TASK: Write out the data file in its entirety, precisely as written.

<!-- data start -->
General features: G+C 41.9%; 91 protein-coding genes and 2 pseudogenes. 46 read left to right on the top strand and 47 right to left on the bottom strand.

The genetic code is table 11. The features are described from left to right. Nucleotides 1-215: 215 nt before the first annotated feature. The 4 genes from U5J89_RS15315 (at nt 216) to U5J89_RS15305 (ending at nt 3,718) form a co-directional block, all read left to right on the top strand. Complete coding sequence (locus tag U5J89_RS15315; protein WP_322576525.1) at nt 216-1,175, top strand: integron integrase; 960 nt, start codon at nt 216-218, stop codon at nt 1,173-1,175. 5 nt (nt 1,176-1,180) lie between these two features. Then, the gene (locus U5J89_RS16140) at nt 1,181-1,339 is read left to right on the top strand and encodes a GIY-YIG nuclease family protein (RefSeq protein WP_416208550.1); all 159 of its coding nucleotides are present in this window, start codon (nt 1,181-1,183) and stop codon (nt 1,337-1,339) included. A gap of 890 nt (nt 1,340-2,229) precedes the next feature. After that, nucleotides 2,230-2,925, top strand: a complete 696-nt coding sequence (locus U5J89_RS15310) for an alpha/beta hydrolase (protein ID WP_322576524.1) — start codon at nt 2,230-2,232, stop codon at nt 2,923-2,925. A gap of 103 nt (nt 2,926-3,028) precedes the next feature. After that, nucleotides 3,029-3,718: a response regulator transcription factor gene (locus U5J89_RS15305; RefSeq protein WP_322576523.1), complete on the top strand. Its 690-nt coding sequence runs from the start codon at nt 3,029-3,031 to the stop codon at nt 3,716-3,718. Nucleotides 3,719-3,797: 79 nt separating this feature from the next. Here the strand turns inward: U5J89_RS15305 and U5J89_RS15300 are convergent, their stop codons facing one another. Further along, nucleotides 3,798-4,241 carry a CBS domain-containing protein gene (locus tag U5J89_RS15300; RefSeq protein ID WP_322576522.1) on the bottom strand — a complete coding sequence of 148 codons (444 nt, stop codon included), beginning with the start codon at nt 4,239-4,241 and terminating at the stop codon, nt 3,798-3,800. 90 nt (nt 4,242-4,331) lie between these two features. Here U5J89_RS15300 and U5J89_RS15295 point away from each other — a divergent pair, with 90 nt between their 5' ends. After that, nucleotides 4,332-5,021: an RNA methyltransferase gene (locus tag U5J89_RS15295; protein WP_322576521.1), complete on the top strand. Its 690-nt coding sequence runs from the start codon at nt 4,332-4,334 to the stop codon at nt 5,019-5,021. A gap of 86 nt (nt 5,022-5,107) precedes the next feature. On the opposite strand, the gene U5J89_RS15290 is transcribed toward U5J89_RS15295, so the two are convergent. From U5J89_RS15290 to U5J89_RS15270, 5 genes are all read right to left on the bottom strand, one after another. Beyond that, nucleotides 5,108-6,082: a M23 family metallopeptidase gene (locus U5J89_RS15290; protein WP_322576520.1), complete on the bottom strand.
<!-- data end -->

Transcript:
General features: G+C 41.9%; 91 protein-coding genes and 2 pseudogenes. 46 read left to right on the top strand and 47 right to left on the bottom strand.

The genetic code is table 11. The features are described from left to right. Nucleotides 1-215: 215 nt before the first annotated feature. The 4 genes from U5J89_RS15315 (at nt 216) to U5J89_RS15305 (ending at nt 3,718) form a co-directional block, all read left to right on the top strand. Complete coding sequence (locus tag U5J89_RS15315; protein WP_322576525.1) at nt 216-1,175, top strand: integron integrase; 960 nt, start codon at nt 216-218, stop codon at nt 1,173-1,175. 5 nt (nt 1,176-1,180) lie between these two features. Then, the gene (locus U5J89_RS16140) at nt 1,181-1,339 is read left to right on the top strand and encodes a GIY-YIG nuclease family protein (RefSeq protein WP_416208550.1); all 159 of its coding nucleotides are present in this window, start codon (nt 1,181-1,183) and stop codon (nt 1,337-1,339) included. A gap of 890 nt (nt 1,340-2,229) precedes the next feature. After that, nucleotides 2,230-2,925, top strand: a complete 696-nt coding sequence (locus U5J89_RS15310) for an alpha/beta hydrolase (protein ID WP_322576524.1) — start codon at nt 2,230-2,232, stop codon at nt 2,923-2,925. A gap of 103 nt (nt 2,926-3,028) precedes the next feature. After that, nucleotides 3,029-3,718: a response regulator transcription factor gene (locus U5J89_RS15305; RefSeq protein WP_322576523.1), complete on the top strand. Its 690-nt coding sequence runs from the start codon at nt 3,029-3,031 to the stop codon at nt 3,716-3,718. Nucleotides 3,719-3,797: 79 nt separating this feature from the next. Here the strand turns inward: U5J89_RS15305 and U5J89_RS15300 are convergent, their stop codons facing one another. Further along, nucleotides 3,798-4,241 carry a CBS domain-containing protein gene (locus tag U5J89_RS15300; RefSeq protein ID WP_322576522.1) on the bottom strand — a complete coding sequence of 148 codons (444 nt, stop codon included), beginning with the start codon at nt 4,239-4,241 and terminating at the stop codon, nt 3,798-3,800. 90 nt (nt 4,242-4,331) lie between these two features. Here U5J89_RS15300 and U5J89_RS15295 point away from each other — a divergent pair, with 90 nt between their 5' ends. After that, nucleotides 4,332-5,021: an RNA methyltransferase gene (locus tag U5J89_RS15295; protein WP_322576521.1), complete on the top strand. Its 690-nt coding sequence runs from the start codon at nt 4,332-4,334 to the stop codon at nt 5,019-5,021. A gap of 86 nt (nt 5,022-5,107) precedes the next feature. On the opposite strand, the gene U5J89_RS15290 is transcribed toward U5J89_RS15295, so the two are convergent. From U5J89_RS15290 to U5J89_RS15270, 5 genes are all read right to left on the bottom strand, one after another. Beyond that, nucleotides 5,108-6,082: a M23 family metallopeptidase gene (locus U5J89_RS15290; protein WP_322576520.1), complete on the bottom strand.